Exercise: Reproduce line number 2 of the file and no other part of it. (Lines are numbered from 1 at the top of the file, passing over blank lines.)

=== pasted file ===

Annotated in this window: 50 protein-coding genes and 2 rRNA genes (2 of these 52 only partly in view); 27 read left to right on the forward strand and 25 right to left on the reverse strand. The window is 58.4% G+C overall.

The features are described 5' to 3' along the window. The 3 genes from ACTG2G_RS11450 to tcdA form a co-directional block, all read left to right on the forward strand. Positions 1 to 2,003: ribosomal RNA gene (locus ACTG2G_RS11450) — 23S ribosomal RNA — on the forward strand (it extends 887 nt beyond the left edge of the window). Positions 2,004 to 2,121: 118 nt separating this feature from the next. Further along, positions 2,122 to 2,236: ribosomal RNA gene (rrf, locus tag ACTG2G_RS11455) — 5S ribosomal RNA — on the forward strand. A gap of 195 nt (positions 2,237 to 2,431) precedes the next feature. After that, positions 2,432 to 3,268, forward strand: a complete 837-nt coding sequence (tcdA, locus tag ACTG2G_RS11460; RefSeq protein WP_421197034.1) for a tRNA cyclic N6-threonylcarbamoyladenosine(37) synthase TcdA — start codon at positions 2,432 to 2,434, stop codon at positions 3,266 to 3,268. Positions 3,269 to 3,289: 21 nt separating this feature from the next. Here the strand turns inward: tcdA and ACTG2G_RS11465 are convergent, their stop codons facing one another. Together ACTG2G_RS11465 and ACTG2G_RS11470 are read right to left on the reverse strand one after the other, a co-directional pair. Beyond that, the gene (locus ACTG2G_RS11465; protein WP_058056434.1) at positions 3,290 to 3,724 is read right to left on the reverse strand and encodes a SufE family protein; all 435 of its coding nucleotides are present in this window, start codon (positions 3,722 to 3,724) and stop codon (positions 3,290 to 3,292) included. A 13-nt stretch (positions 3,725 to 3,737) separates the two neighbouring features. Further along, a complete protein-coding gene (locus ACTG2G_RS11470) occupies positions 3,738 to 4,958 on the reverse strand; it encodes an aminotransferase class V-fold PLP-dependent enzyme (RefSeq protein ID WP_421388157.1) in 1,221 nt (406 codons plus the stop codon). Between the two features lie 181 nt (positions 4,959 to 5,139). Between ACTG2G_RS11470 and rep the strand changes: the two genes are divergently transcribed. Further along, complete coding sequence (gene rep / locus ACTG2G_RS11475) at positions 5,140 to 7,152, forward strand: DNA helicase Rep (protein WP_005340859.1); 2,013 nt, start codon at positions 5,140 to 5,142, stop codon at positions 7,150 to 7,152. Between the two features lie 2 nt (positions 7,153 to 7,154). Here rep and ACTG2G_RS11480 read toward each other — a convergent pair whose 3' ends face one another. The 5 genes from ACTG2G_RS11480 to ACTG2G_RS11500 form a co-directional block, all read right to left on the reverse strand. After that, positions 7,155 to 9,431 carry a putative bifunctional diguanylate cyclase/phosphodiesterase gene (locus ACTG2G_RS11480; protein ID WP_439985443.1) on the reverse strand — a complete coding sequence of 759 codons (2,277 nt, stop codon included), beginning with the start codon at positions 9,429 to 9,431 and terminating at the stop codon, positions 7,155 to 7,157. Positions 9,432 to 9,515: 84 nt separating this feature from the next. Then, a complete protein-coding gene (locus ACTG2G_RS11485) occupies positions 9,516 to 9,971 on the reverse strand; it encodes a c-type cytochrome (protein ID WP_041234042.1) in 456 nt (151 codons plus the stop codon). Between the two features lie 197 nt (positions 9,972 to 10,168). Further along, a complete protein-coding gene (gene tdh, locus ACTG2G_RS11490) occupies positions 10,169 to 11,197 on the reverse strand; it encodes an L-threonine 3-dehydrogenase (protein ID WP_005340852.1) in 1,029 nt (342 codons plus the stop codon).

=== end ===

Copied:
The features are described 5' to 3' along the window. The 3 genes from ACTG2G_RS11450 to tcdA form a co-directional block, all read left to right on the forward strand. Positions 1 to 2,003: ribosomal RNA gene (locus ACTG2G_RS11450) — 23S ribosomal RNA — on the forward strand (it extends 887 nt beyond the left edge of the window). Positions 2,004 to 2,121: 118 nt separating this feature from the next. Further along, positions 2,122 to 2,236: ribosomal RNA gene (rrf, locus tag ACTG2G_RS11455) — 5S ribosomal RNA — on the forward strand. A gap of 195 nt (positions 2,237 to 2,431) precedes the next feature. After that, positions 2,432 to 3,268, forward strand: a complete 837-nt coding sequence (tcdA, locus tag ACTG2G_RS11460; RefSeq protein WP_421197034.1) for a tRNA cyclic N6-threonylcarbamoyladenosine(37) synthase TcdA — start codon at positions 2,432 to 2,434, stop codon at positions 3,266 to 3,268. Positions 3,269 to 3,289: 21 nt separating this feature from the next. Here the strand turns inward: tcdA and ACTG2G_RS11465 are convergent, their stop codons facing one another. Together ACTG2G_RS11465 and ACTG2G_RS11470 are read right to left on the reverse strand one after the other, a co-directional pair. Beyond that, the gene (locus ACTG2G_RS11465; protein WP_058056434.1) at positions 3,290 to 3,724 is read right to left on the reverse strand and encodes a SufE family protein; all 435 of its coding nucleotides are present in this window, start codon (positions 3,722 to 3,724) and stop codon (positions 3,290 to 3,292) included. A 13-nt stretch (positions 3,725 to 3,737) separates the two neighbouring features. Further along, a complete protein-coding gene (locus ACTG2G_RS11470) occupies positions 3,738 to 4,958 on the reverse strand; it encodes an aminotransferase class V-fold PLP-dependent enzyme (RefSeq protein ID WP_421388157.1) in 1,221 nt (406 codons plus the stop codon). Between the two features lie 181 nt (positions 4,959 to 5,139). Between ACTG2G_RS11470 and rep the strand changes: the two genes are divergently transcribed. Further along, complete coding sequence (gene rep / locus ACTG2G_RS11475) at positions 5,140 to 7,152, forward strand: DNA helicase Rep (protein WP_005340859.1); 2,013 nt, start codon at positions 5,140 to 5,142, stop codon at positions 7,150 to 7,152. Between the two features lie 2 nt (positions 7,153 to 7,154). Here rep and ACTG2G_RS11480 read toward each other — a convergent pair whose 3' ends face one another. The 5 genes from ACTG2G_RS11480 to ACTG2G_RS11500 form a co-directional block, all read right to left on the reverse strand. After that, positions 7,155 to 9,431 carry a putative bifunctional diguanylate cyclase/phosphodiesterase gene (locus ACTG2G_RS11480; protein ID WP_439985443.1) on the reverse strand — a complete coding sequence of 759 codons (2,277 nt, stop codon included), beginning with the start codon at positions 9,429 to 9,431 and terminating at the stop codon, positions 7,155 to 7,157. Positions 9,432 to 9,515: 84 nt separating this feature from the next. Then, a complete protein-coding gene (locus ACTG2G_RS11485) occupies positions 9,516 to 9,971 on the reverse strand; it encodes a c-type cytochrome (protein ID WP_041234042.1) in 456 nt (151 codons plus the stop codon). Between the two features lie 197 nt (positions 9,972 to 10,168). Further along, a complete protein-coding gene (gene tdh, locus ACTG2G_RS11490) occupies positions 10,169 to 11,197 on the reverse strand; it encodes an L-threonine 3-dehydrogenase (protein ID WP_005340852.1) in 1,029 nt (342 codons plus the stop codon).